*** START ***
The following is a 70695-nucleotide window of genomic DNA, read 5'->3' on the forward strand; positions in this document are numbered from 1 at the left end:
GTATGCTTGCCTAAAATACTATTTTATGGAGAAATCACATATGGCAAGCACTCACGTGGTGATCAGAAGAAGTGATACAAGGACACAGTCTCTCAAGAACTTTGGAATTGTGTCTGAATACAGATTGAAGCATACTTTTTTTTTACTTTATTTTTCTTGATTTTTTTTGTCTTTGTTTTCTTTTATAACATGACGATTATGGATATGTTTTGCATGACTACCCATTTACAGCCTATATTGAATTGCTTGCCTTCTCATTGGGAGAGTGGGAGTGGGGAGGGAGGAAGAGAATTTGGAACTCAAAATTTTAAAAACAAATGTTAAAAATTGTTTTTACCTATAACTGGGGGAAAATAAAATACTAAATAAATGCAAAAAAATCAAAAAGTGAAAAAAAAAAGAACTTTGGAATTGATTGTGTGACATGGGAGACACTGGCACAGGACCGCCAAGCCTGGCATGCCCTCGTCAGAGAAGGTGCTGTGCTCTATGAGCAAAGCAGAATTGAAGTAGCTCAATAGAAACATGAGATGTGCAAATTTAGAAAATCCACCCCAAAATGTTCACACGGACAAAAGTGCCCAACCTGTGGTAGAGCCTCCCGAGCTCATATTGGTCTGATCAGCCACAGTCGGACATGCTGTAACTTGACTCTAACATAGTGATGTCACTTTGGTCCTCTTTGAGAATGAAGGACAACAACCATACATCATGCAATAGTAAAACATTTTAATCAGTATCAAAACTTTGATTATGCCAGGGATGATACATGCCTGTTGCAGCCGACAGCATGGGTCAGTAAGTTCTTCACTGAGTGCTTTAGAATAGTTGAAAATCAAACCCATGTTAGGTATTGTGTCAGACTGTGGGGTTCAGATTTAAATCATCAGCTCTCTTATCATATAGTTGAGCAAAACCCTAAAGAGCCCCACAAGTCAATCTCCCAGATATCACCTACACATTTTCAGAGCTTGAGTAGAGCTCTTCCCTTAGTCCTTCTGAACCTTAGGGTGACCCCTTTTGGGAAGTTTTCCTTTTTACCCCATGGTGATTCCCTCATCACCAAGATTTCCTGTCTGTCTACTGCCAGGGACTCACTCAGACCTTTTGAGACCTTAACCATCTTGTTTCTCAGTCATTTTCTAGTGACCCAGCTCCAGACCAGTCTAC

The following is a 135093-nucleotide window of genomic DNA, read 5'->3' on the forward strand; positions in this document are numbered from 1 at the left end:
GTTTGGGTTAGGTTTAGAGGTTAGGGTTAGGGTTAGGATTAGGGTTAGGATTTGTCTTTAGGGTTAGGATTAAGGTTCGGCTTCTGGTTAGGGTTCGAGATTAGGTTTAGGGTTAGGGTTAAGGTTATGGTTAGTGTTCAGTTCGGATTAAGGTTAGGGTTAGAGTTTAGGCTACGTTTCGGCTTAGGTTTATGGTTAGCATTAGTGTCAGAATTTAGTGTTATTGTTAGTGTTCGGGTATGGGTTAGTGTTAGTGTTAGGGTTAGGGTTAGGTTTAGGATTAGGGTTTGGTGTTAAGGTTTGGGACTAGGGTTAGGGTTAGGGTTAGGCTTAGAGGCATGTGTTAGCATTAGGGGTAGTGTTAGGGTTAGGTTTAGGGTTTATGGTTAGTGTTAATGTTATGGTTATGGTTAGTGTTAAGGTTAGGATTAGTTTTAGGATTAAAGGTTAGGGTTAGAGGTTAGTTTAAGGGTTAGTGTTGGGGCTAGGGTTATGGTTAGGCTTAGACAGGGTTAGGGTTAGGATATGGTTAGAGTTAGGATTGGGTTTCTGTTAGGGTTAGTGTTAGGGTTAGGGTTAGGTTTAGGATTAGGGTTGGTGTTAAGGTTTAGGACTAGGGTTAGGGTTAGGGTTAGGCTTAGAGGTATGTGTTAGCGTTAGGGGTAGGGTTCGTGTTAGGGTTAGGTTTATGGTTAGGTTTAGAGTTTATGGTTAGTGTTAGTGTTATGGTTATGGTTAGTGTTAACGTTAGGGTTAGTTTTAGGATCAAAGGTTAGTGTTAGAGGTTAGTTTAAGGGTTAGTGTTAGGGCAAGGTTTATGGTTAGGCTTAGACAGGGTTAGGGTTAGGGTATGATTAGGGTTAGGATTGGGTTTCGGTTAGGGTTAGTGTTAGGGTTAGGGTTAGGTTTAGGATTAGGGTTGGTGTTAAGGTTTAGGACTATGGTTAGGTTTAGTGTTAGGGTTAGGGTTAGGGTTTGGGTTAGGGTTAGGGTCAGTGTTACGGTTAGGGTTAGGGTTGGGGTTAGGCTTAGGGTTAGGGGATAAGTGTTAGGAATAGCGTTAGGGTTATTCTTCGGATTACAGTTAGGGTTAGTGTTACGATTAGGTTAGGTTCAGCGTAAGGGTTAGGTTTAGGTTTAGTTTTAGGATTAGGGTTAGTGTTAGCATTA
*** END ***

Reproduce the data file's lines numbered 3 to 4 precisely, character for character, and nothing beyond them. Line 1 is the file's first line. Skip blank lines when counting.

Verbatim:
The following is a 135093-nucleotide window of genomic DNA, read 5'->3' on the forward strand; positions in this document are numbered from 1 at the left end:
GTTTGGGTTAGGTTTAGAGGTTAGGGTTAGGGTTAGGATTAGGGTTAGGATTTGTCTTTAGGGTTAGGATTAAGGTTCGGCTTCTGGTTAGGGTTCGAGATTAGGTTTAGGGTTAGGGTTAAGGTTATGGTTAGTGTTCAGTTCGGATTAAGGTTAGGGTTAGAGTTTAGGCTACGTTTCGGCTTAGGTTTATGGTTAGCATTAGTGTCAGAATTTAGTGTTATTGTTAGTGTTCGGGTATGGGTTAGTGTTAGTGTTAGGGTTAGGGTTAGGTTTAGGATTAGGGTTTGGTGTTAAGGTTTGGGACTAGGGTTAGGGTTAGGGTTAGGCTTAGAGGCATGTGTTAGCATTAGGGGTAGTGTTAGGGTTAGGTTTAGGGTTTATGGTTAGTGTTAATGTTATGGTTATGGTTAGTGTTAAGGTTAGGATTAGTTTTAGGATTAAAGGTTAGGGTTAGAGGTTAGTTTAAGGGTTAGTGTTGGGGCTAGGGTTATGGTTAGGCTTAGACAGGGTTAGGGTTAGGATATGGTTAGAGTTAGGATTGGGTTTCTGTTAGGGTTAGTGTTAGGGTTAGGGTTAGGTTTAGGATTAGGGTTGGTGTTAAGGTTTAGGACTAGGGTTAGGGTTAGGGTTAGGCTTAGAGGTATGTGTTAGCGTTAGGGGTAGGGTTCGTGTTAGGGTTAGGTTTATGGTTAGGTTTAGAGTTTATGGTTAGTGTTAGTGTTATGGTTATGGTTAGTGTTAACGTTAGGGTTAGTTTTAGGATCAAAGGTTAGTGTTAGAGGTTAGTTTAAGGGTTAGTGTTAGGGCAAGGTTTATGGTTAGGCTTAGACAGGGTTAGGGTTAGGGTATGATTAGGGTTAGGATTGGGTTTCGGTTAGGGTTAGTGTTAGGGTTAGGGTTAGGTTTAGGATTAGGGTTGGTGTTAAGGTTTAGGACTATGGTTAGGTTTAGTGTTAGGGTTAGGGTTAGGGTTTGGGTTAGGGTTAGGGTCAGTGTTACGGTTAGGGTTAGGGTTGGGGTTAGGCTTAGGGTTAGGGGATAAGTGTTAGGAATAGCGTTAGGGTTATTCTTCGGATTACAGTTAGGGTTAGTGTTACGATTAGGTTAGGTTCAGCGTAAGGGTTAGGTTTAGGTTTAGTTTTAGGATTAGGGTTAGTGTTAGCATTA